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I Am an Oilfield Wife

I Am an Oilfield Wife

I am an oilfield wife and a mother. I spend most nights in my bed with my dog instead of my husband. I have gone to school with my children as their dad for Donuts with Dad days when they were younger. I have played the part of both mother and father to the best of my ability for most of the past twelve years.

I got married to my husband by the Justice of the Peace on his lunch break, took him back to the shop, and then drove the three hour trip back home to see my father one last time before he moved to Utah for work. My husband left for a job that night that kept him away from home for almost three weeks. 

I have packed and unpacked our home numerous times (I can’t count them all on one hand) with him being there enough to help load and unload the bulkiest and heaviest of the furniture. 

I have searched for, and found, houses and duplexes for us to live in from sometimes as much as six hours away. 

My husband’s schedule only has him home for four months out of the year. IF he gets all of his scheduled days off AND takes ALL of his vacation days that’s five months out of the year. He’s worked plenty of his days off instead of coming home. He’s gone years without taking any vacation days, unless we were moving and it didn’t fall on his days off. Even then, he only ever took a few days, no where near the amount of vacation time he had. 

I have taken our sick or hurt children to the emergency room on my own. I have spent sleepless nights awake hearing every little noise outside making sure our children are safe. 

I have spent countless hours worrying about my husband. I have spent days without talking or texting with him. I have spent weeks and even months without seeing him. 

I have postponed many Thanksgivings, Christmases, birthdays, and other special days/holidays so that we celebrate when he is home and doesn’t miss out on more than he already does. 

I listen to people complain about how the oilfield is destroying the earth. I hear FAMILY complain about how inconvenient it is for them to deal with the oilfield trash on the roads. I listen to people blame things on the oilfield that are acts of God, not the oilfield. I hear and see how people look down on anyone associated with the oilfield. I have seen firsthand the hurt on my children’s faces when their father’s career choice is talked down upon. I have seen the pride in their faces and the anger in their faces when they talk about what their dad does for a living and when they have people tell their kids not to play with them because of his job.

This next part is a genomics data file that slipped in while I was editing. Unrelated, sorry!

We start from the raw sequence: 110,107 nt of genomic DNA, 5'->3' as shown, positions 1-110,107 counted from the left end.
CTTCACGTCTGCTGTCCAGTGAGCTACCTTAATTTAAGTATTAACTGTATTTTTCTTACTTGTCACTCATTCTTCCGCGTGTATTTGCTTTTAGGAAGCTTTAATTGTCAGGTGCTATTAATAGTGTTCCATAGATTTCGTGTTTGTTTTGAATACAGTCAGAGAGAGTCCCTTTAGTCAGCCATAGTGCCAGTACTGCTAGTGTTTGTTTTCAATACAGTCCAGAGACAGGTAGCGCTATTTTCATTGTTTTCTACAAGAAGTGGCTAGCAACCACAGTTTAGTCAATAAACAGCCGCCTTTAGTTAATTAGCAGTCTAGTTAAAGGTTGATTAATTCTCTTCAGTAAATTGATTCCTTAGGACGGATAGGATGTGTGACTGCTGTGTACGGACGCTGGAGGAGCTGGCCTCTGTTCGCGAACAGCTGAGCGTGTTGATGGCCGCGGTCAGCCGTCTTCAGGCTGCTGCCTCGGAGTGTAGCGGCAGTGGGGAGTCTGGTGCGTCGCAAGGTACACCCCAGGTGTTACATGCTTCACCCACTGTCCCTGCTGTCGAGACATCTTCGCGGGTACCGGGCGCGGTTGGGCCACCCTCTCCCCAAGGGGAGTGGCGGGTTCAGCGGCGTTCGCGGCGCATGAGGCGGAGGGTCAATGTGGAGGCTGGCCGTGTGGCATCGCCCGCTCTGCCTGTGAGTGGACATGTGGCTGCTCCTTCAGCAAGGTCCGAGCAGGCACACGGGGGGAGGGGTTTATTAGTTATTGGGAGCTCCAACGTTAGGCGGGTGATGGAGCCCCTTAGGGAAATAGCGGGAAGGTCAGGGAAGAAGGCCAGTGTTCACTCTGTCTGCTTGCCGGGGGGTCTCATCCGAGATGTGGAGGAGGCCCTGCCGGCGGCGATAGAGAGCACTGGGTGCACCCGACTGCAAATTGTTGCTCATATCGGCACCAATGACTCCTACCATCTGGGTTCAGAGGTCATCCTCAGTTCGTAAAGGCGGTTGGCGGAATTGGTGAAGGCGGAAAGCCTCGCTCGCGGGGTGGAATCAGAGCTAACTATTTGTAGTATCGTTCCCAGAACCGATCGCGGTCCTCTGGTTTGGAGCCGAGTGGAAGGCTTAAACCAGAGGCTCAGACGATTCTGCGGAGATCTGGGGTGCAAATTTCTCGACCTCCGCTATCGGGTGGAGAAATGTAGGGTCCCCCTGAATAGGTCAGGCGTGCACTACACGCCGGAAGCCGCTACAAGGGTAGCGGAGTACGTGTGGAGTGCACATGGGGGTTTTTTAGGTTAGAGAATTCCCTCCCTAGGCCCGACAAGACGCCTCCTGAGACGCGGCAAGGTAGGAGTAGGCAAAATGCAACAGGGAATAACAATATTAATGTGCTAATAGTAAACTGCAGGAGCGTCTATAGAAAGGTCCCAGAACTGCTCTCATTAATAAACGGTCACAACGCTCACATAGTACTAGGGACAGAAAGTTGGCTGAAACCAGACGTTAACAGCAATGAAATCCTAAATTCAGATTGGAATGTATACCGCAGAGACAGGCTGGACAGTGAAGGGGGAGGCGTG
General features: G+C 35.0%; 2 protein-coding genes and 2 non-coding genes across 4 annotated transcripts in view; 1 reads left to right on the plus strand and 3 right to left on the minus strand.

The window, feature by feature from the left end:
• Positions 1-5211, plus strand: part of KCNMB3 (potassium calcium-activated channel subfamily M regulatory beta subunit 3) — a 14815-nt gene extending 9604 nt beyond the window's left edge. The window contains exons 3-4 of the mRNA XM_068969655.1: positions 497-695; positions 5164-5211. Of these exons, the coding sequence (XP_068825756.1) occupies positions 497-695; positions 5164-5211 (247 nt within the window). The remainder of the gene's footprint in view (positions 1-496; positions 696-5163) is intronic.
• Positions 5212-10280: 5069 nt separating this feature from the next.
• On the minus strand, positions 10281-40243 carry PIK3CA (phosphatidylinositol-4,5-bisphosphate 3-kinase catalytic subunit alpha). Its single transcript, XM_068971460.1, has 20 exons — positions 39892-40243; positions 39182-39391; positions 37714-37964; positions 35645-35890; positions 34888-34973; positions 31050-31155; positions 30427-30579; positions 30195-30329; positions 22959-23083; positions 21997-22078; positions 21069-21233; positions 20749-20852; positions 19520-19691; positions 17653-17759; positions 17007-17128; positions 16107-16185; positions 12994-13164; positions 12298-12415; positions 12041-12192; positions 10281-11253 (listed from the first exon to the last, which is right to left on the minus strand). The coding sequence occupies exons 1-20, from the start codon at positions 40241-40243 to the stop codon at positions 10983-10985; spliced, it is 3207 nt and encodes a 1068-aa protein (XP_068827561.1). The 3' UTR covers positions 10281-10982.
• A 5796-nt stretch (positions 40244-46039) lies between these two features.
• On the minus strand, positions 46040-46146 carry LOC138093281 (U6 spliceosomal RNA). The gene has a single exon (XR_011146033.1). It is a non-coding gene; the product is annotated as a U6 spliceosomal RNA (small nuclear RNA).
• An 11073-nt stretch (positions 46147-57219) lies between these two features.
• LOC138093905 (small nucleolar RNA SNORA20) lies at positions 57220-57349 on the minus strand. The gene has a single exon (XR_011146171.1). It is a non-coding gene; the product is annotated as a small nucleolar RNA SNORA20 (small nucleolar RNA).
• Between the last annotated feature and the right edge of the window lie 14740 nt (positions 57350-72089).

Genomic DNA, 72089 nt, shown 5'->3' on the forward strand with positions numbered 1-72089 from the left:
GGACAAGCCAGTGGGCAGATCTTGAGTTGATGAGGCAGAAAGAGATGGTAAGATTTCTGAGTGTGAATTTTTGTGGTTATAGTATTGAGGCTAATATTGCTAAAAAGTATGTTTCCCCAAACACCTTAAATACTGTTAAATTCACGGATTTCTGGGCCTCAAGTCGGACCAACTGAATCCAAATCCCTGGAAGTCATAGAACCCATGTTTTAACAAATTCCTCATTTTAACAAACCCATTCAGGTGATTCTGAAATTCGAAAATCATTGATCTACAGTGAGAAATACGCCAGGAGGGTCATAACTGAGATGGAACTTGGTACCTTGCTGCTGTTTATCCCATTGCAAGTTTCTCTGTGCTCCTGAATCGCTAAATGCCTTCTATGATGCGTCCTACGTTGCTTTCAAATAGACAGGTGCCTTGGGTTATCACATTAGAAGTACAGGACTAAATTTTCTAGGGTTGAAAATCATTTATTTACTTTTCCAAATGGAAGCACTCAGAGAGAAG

I have answered the, “Where’s Dad? When’s he coming home? Will he be here for my birthday?” questions many times when they were younger. They’ve learned that you can celebrate birthdays and holidays any time. It’s not about the day, it’s about the people you share it with. 

I have traveled to see not only my side of the family but his side, too, without him so that my children know their families. I have attended weddings without him. I have attended funerals without him. I have attended pretty much anything you can think of without him. Hell, I have attended his company picnic without him before. 

This is why it pisses me off when I hear how people take their other half for granted. This is why it pisses me off when I listen to people complain that their ex only gets the children every other weekend. This is why it pisses me off when one parent alienates their child from the other parent. This is why it pisses me off when I see people turn up their noses at someone because of their job. This is why it pisses me off when I hear people complain about their other half working late tonight. This is why it pisses me off when I hear people complaining about how damaging the oilfield is. 

My husband puts his life on the line day in and day out. My husband puts his blood and sweat into what he does. My husband sacrifices time at home with family to do his job. My husband helps make sure you have fuel to put in your vehicles. My husband helps get the natural gas put so you can have heat in your home in the winter. 

I am an oilfield wife. 

  

 
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Posted by on April 29, 2016 in Family, Life, Oilfield